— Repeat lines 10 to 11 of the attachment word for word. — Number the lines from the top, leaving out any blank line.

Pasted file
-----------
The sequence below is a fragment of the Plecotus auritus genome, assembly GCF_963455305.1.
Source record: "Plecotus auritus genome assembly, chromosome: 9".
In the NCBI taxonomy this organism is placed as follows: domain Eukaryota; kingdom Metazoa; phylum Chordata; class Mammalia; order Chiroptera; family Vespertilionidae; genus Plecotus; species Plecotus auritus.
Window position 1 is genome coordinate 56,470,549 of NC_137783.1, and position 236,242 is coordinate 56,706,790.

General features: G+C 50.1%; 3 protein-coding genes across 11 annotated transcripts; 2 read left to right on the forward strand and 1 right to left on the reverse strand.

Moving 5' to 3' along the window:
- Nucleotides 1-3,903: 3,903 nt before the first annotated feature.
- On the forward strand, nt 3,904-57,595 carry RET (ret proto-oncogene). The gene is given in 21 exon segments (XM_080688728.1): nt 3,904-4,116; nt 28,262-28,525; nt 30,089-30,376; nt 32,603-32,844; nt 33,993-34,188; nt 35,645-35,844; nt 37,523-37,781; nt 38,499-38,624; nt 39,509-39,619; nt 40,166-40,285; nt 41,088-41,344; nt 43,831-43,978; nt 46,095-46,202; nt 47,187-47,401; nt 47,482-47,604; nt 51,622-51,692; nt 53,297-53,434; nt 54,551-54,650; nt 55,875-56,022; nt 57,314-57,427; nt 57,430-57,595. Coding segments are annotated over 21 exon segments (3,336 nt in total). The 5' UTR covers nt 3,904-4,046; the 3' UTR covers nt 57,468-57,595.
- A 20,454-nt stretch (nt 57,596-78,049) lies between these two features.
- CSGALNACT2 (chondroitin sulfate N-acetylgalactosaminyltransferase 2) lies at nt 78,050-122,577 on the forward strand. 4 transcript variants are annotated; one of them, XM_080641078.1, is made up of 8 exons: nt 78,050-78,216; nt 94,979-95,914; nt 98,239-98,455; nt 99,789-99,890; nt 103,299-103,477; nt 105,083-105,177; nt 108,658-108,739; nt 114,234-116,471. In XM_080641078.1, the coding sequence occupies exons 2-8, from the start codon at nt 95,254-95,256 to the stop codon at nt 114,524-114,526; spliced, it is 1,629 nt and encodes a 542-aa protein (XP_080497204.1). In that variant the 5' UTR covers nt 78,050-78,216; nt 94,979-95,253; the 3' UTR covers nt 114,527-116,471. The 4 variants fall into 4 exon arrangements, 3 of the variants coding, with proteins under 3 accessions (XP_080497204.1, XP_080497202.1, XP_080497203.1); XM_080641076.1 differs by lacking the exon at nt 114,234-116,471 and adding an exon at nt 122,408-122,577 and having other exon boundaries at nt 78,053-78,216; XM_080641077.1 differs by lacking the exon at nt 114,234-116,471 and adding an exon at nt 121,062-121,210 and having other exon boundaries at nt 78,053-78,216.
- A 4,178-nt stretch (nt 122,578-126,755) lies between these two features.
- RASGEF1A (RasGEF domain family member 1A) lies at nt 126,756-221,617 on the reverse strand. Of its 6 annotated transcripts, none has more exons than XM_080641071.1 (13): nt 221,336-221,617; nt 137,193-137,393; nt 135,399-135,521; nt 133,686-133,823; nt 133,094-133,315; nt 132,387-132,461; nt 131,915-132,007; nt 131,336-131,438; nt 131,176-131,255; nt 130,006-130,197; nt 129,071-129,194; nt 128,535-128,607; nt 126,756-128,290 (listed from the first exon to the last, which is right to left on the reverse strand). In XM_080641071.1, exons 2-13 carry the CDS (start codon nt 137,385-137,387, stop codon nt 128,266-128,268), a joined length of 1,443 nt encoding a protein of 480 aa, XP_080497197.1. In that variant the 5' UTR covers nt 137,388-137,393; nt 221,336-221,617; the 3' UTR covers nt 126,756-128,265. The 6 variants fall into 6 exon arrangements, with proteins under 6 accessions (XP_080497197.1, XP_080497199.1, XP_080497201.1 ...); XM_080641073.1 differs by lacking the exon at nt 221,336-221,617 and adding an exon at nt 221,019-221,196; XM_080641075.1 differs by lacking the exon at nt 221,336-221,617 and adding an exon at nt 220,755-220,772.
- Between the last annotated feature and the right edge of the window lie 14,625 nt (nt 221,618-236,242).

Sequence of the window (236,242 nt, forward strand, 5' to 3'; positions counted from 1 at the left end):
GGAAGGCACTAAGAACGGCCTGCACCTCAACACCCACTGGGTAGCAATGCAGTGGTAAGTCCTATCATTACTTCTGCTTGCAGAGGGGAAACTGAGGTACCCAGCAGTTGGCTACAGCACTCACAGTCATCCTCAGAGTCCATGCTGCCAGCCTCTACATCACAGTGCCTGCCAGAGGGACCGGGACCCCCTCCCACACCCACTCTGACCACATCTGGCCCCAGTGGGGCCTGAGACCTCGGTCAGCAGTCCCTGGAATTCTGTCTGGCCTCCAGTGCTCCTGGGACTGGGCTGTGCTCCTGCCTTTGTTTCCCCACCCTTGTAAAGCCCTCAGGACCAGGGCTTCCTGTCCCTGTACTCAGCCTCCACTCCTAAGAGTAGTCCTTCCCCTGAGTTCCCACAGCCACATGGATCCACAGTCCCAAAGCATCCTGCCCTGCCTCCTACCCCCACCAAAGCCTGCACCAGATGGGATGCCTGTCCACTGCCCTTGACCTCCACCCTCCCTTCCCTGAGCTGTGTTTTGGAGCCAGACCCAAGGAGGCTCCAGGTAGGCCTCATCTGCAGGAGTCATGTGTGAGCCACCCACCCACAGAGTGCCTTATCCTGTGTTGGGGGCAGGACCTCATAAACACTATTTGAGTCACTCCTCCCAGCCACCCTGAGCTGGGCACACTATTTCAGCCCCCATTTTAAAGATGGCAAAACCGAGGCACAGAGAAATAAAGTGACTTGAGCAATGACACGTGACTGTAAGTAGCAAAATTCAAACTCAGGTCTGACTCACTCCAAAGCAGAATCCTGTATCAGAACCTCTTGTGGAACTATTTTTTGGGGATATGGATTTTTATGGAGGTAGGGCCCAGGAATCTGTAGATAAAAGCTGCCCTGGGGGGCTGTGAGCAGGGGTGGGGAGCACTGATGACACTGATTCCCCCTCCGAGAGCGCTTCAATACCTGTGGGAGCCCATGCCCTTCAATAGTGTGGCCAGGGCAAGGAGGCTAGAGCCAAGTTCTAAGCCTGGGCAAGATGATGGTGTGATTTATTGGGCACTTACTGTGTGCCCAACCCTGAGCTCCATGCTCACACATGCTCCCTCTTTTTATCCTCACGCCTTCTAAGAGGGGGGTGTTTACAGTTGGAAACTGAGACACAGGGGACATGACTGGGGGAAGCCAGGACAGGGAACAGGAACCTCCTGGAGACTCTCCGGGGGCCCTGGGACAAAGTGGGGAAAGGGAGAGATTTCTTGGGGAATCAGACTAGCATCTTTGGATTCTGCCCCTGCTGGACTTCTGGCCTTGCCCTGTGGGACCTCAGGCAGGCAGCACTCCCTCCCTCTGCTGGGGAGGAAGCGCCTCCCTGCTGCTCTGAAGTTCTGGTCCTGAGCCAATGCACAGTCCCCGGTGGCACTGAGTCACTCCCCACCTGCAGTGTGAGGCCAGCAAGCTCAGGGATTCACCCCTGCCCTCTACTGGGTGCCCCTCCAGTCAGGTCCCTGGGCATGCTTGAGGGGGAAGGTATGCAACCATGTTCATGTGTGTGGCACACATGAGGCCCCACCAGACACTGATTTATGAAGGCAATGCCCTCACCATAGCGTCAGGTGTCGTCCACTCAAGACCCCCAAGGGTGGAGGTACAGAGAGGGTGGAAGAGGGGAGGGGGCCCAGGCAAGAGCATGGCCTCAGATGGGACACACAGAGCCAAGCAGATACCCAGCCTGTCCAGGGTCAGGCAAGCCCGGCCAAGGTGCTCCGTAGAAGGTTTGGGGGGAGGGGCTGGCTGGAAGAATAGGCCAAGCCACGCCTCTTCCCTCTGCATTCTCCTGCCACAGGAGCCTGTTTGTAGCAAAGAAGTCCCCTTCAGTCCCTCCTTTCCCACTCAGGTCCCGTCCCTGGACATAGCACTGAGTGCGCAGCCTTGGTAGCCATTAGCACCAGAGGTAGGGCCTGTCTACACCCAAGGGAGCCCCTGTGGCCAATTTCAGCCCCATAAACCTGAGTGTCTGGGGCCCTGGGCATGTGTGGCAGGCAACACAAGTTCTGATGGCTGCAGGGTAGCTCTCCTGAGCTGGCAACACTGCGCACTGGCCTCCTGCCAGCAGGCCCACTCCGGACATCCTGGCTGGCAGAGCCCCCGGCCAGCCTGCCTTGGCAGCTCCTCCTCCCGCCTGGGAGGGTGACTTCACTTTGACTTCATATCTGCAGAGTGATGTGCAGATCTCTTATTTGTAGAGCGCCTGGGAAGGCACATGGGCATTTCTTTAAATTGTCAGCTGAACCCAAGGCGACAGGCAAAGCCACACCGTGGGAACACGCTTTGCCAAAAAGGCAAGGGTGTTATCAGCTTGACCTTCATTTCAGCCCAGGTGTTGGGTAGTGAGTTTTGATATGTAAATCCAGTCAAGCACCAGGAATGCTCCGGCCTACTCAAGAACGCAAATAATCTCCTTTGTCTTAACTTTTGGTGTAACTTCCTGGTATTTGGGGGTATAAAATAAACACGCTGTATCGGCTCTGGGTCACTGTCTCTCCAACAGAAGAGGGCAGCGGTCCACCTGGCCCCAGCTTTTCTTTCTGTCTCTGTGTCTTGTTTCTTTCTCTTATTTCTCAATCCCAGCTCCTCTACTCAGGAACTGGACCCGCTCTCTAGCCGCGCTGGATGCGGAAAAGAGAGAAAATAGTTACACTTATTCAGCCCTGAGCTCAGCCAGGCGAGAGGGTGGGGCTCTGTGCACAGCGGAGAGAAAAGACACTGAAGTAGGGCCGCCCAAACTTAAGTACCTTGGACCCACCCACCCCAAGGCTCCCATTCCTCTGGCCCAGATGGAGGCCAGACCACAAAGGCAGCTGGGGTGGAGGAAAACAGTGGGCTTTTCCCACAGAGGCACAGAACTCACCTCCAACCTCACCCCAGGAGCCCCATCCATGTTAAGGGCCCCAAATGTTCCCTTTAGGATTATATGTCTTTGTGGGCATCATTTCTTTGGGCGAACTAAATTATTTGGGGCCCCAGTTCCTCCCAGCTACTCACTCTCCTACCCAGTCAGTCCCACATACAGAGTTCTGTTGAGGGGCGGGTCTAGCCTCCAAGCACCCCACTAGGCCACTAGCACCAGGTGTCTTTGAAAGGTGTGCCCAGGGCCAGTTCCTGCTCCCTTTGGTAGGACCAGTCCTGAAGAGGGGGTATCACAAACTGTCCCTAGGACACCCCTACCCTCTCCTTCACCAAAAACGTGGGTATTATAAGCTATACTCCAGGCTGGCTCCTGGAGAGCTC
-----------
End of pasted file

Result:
- CSGALNACT2 (chondroitin sulfate N-acetylgalactosaminyltransferase 2) lies at nt 78,050-122,577 on the forward strand. 4 transcript variants are annotated; one of them, XM_080641078.1, is made up of 8 exons: nt 78,050-78,216; nt 94,979-95,914; nt 98,239-98,455; nt 99,789-99,890; nt 103,299-103,477; nt 105,083-105,177; nt 108,658-108,739; nt 114,234-116,471. In XM_080641078.1, the coding sequence occupies exons 2-8, from the start codon at nt 95,254-95,256 to the stop codon at nt 114,524-114,526; spliced, it is 1,629 nt and encodes a 542-aa protein (XP_080497204.1). In that variant the 5' UTR covers nt 78,050-78,216; nt 94,979-95,253; the 3' UTR covers nt 114,527-116,471. The 4 variants fall into 4 exon arrangements, 3 of the variants coding, with proteins under 3 accessions (XP_080497204.1, XP_080497202.1, XP_080497203.1); XM_080641076.1 differs by lacking the exon at nt 114,234-116,471 and adding an exon at nt 122,408-122,577 and having other exon boundaries at nt 78,053-78,216; XM_080641077.1 differs by lacking the exon at nt 114,234-116,471 and adding an exon at nt 121,062-121,210 and having other exon boundaries at nt 78,053-78,216.
- A 4,178-nt stretch (nt 122,578-126,755) lies between these two features.